by Max Brantley
Ed Kilgore elaborated on a comment I noted with an exclamation point when linking to a Politico profile of Cotton.
In an interview in his still-bare office a few hours before being sworn in, Cotton told us he would have voted against both Speaker John Boehner’s “Plan B” tax on millionaires, and the final tax hike that got the country off the fiscal cliff. He vowed to vote against raising the debt limit in two months, absent the sort of massive cuts the president opposes. He said he is more concerned about the “cataclysmic” consequences of inaction than the “short-term market corrections” of default. “I’d like to take the medicine now,” he said.
Easy for Cotton to say, I guess, that a debt default that triggered billions in market losses would be just a correction. Writes Kilgore:
If the greater meaning of Cotton’s statement isn’t clear enough, he’s calling a potential return to national and global recession a “short-term market correction,” and “medicine,” the latter reference suggesting that phenomena like millions of people losing their livelihoods is good for the country if it ultimately leads to millions of people losing government benefits.
VandeHei and Allen do not mention the controversy Cotton aroused back in 2006 when he was serving as an infantry officer in Iraq. Having read a New York Times article on a covert Bush administration operation to gain access to the financial records of American citizens without warrant or subpoena in an effort to find possible links to terrorist networks, Cotton penned a letter to the Times suggesting that reporters and editors responsible for the story be prosecuted for espionage.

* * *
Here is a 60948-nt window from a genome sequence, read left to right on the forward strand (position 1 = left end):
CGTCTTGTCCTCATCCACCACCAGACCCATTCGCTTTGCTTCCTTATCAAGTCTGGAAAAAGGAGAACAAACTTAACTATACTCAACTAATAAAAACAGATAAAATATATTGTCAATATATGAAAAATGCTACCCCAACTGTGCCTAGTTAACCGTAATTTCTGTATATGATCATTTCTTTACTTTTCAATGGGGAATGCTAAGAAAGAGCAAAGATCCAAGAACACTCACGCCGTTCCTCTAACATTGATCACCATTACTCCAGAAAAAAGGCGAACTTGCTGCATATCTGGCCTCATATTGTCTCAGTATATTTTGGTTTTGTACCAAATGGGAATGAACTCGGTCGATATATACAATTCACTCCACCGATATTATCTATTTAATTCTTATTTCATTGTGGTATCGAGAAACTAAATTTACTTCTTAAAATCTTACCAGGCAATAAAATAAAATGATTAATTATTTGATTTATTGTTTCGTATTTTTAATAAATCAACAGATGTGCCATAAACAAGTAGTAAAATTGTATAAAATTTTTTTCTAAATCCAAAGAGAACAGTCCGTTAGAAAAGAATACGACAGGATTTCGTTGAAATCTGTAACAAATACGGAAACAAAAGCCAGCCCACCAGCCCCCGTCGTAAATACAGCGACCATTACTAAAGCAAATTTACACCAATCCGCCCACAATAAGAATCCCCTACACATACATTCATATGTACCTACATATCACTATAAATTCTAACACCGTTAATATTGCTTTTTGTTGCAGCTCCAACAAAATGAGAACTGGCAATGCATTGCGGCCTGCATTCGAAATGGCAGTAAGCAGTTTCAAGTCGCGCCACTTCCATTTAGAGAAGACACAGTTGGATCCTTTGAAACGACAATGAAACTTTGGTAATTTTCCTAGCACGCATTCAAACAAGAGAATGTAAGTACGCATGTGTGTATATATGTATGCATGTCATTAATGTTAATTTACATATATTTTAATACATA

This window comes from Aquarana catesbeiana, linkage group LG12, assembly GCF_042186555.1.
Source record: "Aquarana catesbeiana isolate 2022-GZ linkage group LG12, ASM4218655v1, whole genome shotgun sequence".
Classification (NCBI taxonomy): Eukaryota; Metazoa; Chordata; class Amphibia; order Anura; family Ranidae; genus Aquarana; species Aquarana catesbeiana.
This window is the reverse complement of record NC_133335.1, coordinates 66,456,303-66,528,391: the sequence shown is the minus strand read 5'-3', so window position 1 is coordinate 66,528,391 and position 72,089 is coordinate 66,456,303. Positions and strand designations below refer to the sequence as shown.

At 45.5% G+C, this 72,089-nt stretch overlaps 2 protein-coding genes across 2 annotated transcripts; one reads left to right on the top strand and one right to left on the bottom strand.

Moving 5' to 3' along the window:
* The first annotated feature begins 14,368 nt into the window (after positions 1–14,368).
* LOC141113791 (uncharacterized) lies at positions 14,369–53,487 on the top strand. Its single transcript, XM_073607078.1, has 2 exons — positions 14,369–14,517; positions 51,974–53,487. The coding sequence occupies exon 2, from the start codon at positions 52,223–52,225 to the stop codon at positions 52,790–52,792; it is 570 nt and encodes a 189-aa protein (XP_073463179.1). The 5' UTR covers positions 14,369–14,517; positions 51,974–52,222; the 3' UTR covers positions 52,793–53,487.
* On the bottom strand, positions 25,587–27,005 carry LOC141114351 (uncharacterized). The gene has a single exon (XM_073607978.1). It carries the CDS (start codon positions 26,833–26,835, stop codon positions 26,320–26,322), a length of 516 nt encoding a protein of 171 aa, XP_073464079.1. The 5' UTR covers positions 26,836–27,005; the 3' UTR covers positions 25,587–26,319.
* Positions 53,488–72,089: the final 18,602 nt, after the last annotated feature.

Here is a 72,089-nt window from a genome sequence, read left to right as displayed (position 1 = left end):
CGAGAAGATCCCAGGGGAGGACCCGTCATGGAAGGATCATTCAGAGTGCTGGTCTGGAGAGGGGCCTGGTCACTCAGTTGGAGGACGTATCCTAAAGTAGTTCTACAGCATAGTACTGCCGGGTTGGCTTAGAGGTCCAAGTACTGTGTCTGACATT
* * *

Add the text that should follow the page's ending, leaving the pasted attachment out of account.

This is clearly not a man of nuanced views.
And Kilgore wasn't done there.
Cotton is emblematic of a brand of movement conservatism that has slowly taken over the Republican Party after decades of struggle; saw its ultimate validation in the 2010 midterm elections; and isn’t about to loosen its grip on its trophy of ideological war. Its shock troops believe in a rigid, permanent model of governance that is impervious not only to Washington power games and deal-making, but to the social and economic consequences of its preferred policies and indeed to all contrary empirical evidence. Most of them believe the destruction of the Welfare State is the only path consistent with patriotism and constitutional government; many (I don’t know enough about Cotton to know if he shares this particular motivation) believe their ideology reflects obedience to the eternal laws of Almighty God.
So yeah, it kind of matters that so many people like Cotton carry so much weight in the House Republican Caucus. Asking them to be “realistic” is like staring into the eyes of a goat and expecting to find a glimmer of comprehension. It just ain’t happening, and the punditocracy had best remember that next time it is surprised by right wing intransigence, which will shine on brightly through all the haze of conventional politics.
From the days in college when he doubted the educational value of the Internet, to opposition to tax increases for billionaires, to opposition to aid for disaster victims, to opposition to any form of gun legislation, to opposition to women in combat roles, to encouraging the idea of an Iraq role in 9/11, to support for prosecution of journalists as spies, to this blithe lack of concern for a government debt default, a picture of Cotton does begin to emerge doesn't it? Tiny Tim, come home from Searcy. Maybe you aren't so bad after all. We could live in the 4th.
PS — Slate piles on Cotton for his anti-woman remark. If women in general are less fit than men for combat roles — IF, mind you, because Cotton has not offered any evidence — why stop them from testing for the jobs?